>
                                  > <snip>
                                  >
                                  > > The main product or our research service is the
                                  > > "Consolidated Reply" - a template that synthesizes discussion
                                  > threads in the
                                  > > form of an executive brief and captures the experiences and
                                  references
                                  > > offered by participants. Our aim is to get all Solution Exchanges
                                  > using the
                                  > > same template so that they can be indexed in a common repository
                                  (we are
                                  > > currently building) and shared across countries.
                                  >
                                  > <snip>
                                  >
                                  > Sounds interesting, Steve...
                                  >
                                  > I wonder if you could point us to an example of either the
                                  guidelines
                                  > or their use? A URL or a file you could share in the com-prac "files
                                  > area" would be great: http://groups.
                                  > <http://groups.yahoo.com/group/com-prac/files>
                                  > yahoo.com/group/com-prac/files
                                  >
                                  > I think you and Nancy have implicitly brought up the importance of
                                  > paid staff for the functioning of a community. Anything you might
                                  > have to say about that would be very interesting, too.
                                  >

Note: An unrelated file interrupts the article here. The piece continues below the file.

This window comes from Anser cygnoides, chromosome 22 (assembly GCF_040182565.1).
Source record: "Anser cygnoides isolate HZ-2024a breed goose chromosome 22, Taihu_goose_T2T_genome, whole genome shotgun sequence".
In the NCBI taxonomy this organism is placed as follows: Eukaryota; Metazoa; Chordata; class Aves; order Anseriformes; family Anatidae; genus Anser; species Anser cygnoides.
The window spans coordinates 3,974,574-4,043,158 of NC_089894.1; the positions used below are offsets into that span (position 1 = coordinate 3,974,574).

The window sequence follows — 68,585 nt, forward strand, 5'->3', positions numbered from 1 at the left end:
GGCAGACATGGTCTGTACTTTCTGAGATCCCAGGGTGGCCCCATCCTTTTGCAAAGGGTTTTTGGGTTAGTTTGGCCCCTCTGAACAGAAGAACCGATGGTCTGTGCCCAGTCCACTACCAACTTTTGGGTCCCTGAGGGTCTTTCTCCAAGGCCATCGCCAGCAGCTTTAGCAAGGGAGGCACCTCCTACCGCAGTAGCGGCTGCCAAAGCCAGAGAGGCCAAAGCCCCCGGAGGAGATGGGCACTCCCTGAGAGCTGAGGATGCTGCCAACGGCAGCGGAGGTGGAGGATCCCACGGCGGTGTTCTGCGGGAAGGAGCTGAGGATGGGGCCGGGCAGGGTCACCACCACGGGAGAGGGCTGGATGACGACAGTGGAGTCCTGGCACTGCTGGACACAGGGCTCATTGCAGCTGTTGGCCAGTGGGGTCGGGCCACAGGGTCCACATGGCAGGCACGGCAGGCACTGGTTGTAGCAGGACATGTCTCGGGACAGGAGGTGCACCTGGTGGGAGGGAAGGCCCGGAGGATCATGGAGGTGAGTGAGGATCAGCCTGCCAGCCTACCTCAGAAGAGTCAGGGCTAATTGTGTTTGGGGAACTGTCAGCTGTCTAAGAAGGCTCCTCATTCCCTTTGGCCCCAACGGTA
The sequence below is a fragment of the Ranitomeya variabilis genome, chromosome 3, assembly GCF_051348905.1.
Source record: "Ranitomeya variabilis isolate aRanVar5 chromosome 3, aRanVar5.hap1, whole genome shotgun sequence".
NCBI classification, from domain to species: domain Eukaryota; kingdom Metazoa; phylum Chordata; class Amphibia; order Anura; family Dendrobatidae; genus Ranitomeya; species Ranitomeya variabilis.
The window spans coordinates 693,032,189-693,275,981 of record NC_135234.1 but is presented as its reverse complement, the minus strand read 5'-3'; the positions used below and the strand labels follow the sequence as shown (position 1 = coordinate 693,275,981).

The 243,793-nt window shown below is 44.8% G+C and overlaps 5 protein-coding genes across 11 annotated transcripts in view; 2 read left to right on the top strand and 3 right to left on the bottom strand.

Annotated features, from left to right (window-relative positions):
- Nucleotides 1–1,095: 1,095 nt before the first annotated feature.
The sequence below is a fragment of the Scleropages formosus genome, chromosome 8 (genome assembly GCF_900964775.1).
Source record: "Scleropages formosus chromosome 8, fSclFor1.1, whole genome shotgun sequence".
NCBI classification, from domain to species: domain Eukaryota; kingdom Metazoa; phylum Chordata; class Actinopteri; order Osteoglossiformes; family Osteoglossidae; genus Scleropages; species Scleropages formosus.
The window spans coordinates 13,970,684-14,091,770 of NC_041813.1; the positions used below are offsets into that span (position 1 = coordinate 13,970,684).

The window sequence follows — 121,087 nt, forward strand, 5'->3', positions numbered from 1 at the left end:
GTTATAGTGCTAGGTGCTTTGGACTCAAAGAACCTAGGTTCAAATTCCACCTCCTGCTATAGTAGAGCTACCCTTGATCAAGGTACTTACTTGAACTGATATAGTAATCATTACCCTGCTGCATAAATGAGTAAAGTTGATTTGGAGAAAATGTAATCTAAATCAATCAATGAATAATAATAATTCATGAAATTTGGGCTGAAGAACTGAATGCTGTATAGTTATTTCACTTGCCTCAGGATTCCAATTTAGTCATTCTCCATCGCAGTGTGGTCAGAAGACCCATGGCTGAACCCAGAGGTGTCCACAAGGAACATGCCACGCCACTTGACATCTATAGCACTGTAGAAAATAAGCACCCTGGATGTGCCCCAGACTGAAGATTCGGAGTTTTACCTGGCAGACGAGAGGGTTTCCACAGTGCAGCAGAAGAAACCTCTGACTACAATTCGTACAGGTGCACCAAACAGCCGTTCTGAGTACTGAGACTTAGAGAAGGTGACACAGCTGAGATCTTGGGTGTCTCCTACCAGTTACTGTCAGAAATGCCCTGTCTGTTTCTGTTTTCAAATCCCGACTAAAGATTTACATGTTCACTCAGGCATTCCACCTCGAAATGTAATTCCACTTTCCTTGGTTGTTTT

> John
                                  > *
                                  > * John D. Smith ~ Voice: 503.963.8229 ~ Skype: smithjd
                                  > * Portland, Oregon, USA http://www.learning
                                  > <http://www.learningAlliances.net> Alliances.net
                                  > * "Your responsibility does not end with complaining. Suggest
                                  > something better!" - Esther Dyson
                                  >
                                  >
                                  >
                                  >
                                  >
                                  >
                                  >
                                  > [Non-text portions of this message have been removed]
                                  >
                                • John D. Smith
                                  This whole discussion could be summarized here: http://cpsquare.org/wiki/index.php?title=Text_Discussions_with_Wikis (We re trying to consolidate a lot of
                                  Message 16 of 18 , Feb 1, 2009
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                                    This whole discussion could be summarized here:

                                    http://cpsquare.org/wiki/index.php?title=Text_Discussions_with_Wikis

                                    (We're trying to consolidate a lot of resources about CoPs from
                                    various locations into one public wiki. ALL com-prac members are
                                    invited to sign-up. Because of the amount of SPAM on an earlier
                                    effort, I'm controlling access in advance: passers-by can't edit, but,
                                    like com-prac, once you've said something useful, you're welcome to
                                    speak up. So, do request an account:

                                    http://cpsquare.org/wiki/index.php?title=Special:RequestAccount

                                    And other useful discussions here on com-prac could be gathered
                                    together there.

                                    John
                                    *
                                    * John D. Smith ~ Voice: 503.963.8229 ~ Skype: smithjd
                                    * Portland, Oregon, USA http://www.learningAlliances.net
                                    * "Your responsibility does not end with complaining. Suggest
                                    something better!" — Esther Dyson